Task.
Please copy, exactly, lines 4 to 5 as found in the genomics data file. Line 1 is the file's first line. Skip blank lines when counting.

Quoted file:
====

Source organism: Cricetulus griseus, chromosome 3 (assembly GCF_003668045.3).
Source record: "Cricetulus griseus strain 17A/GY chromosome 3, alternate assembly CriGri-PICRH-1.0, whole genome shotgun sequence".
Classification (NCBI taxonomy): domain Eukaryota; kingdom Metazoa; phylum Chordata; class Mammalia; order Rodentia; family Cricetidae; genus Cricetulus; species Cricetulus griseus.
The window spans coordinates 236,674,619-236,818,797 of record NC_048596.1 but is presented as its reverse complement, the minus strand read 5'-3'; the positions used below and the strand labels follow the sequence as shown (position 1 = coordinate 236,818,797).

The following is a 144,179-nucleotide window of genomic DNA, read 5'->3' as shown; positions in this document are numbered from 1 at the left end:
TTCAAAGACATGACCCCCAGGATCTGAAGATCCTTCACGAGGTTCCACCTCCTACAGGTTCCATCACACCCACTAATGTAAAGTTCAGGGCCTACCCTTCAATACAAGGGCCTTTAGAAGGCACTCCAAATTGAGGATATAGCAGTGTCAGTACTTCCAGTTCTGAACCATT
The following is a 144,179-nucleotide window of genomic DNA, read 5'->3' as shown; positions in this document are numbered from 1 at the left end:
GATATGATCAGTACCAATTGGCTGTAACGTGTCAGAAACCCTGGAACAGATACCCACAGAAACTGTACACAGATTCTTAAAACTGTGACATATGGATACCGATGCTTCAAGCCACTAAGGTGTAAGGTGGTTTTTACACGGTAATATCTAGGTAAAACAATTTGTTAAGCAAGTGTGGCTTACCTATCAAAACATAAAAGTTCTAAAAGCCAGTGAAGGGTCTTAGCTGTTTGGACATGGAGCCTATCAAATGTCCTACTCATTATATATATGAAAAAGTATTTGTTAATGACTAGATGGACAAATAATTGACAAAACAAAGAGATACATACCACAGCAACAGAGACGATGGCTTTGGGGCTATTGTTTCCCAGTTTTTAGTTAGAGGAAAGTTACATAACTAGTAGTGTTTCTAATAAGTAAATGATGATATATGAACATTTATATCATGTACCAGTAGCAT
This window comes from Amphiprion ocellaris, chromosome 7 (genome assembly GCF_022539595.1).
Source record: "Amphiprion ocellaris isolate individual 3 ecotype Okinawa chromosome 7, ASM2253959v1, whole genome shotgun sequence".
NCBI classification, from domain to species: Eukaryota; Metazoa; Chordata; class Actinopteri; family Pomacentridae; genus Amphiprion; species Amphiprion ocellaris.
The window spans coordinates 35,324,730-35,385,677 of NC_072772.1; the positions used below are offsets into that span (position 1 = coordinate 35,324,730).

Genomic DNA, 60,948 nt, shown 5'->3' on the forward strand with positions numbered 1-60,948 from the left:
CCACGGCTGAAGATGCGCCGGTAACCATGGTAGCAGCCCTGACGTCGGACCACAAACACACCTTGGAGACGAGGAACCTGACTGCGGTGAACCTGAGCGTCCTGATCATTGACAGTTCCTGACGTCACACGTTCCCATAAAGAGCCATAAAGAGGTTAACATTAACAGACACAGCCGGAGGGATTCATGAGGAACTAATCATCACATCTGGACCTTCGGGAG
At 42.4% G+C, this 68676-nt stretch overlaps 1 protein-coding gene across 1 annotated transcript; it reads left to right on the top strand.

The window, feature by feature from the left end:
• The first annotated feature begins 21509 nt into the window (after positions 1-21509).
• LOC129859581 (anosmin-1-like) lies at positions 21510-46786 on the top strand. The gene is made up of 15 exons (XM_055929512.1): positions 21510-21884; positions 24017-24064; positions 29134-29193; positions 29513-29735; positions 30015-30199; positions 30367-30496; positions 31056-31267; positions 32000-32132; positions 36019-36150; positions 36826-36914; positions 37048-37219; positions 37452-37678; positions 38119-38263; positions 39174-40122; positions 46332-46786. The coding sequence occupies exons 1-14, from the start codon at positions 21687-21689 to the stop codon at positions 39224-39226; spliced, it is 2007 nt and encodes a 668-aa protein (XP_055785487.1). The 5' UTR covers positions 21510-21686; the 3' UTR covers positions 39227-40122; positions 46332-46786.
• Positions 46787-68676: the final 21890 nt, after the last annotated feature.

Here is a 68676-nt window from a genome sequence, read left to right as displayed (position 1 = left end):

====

The window spans coordinates 236,674,619-236,818,797 of record NC_048596.1 but is presented as its reverse complement, the minus strand read 5'-3'; the positions used below and the strand labels follow the sequence as shown (position 1 = coordinate 236,818,797).

The following is a 144,179-nucleotide window of genomic DNA, read 5'->3' as shown; positions in this document are numbered from 1 at the left end: